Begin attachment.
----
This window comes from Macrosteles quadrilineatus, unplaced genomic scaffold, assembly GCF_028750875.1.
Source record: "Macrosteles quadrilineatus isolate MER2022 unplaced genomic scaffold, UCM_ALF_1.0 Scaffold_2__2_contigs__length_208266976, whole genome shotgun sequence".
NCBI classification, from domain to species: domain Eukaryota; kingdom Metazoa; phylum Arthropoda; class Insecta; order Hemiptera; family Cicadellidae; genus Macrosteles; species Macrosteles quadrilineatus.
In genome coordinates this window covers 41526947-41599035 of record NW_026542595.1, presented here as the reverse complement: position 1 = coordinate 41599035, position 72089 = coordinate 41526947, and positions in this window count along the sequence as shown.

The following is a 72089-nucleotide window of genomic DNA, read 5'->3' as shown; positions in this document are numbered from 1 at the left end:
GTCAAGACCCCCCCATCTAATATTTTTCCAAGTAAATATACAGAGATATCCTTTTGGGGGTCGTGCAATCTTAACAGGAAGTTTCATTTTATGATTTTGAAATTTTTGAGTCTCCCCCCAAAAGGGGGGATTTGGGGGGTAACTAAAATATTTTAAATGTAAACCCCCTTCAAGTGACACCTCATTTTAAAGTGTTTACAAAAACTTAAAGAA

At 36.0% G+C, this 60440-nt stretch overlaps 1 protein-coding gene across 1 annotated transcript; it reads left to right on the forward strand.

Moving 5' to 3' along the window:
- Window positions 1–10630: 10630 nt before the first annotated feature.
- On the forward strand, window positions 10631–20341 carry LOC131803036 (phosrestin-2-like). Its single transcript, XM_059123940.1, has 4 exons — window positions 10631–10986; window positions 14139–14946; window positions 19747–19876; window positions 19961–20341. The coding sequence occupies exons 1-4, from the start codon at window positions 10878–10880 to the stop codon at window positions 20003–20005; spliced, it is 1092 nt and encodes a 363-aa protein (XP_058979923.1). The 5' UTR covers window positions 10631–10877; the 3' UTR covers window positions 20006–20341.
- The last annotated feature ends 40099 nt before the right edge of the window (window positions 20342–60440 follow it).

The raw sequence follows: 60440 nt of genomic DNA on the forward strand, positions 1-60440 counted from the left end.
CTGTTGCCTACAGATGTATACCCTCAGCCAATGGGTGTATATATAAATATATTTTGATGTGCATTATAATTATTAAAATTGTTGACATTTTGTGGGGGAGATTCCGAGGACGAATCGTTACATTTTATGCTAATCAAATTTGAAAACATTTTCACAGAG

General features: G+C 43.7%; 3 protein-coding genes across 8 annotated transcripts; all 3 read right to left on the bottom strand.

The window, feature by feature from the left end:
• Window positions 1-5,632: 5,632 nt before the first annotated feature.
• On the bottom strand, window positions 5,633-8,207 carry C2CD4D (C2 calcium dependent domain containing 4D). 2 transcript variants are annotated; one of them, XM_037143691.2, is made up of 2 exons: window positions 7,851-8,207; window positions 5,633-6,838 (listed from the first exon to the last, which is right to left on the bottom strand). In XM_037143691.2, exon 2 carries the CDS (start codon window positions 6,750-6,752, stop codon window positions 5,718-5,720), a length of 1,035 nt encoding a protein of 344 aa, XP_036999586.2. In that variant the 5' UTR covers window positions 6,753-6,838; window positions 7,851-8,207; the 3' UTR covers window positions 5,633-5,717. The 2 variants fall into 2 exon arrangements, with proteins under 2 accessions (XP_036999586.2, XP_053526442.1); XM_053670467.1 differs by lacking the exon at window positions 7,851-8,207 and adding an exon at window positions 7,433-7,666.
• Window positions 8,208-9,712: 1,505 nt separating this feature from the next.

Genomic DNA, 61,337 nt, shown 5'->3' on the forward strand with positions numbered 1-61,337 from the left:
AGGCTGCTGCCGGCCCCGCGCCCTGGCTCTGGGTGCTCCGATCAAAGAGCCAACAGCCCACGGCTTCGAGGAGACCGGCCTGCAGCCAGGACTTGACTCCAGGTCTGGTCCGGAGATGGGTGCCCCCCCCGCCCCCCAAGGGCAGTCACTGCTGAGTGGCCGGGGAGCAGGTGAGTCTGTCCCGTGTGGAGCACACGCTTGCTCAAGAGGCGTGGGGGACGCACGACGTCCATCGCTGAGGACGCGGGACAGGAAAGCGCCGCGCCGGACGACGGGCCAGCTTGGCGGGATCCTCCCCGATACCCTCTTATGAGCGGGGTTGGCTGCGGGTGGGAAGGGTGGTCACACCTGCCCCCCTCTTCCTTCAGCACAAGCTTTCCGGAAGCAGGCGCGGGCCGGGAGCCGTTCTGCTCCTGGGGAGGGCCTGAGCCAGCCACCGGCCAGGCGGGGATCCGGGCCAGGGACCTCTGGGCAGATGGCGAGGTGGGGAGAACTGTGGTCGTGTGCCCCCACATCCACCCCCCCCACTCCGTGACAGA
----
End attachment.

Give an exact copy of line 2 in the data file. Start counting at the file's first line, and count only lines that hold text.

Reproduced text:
Source record: "Macrosteles quadrilineatus isolate MER2022 unplaced genomic scaffold, UCM_ALF_1.0 Scaffold_2__2_contigs__length_208266976, whole genome shotgun sequence".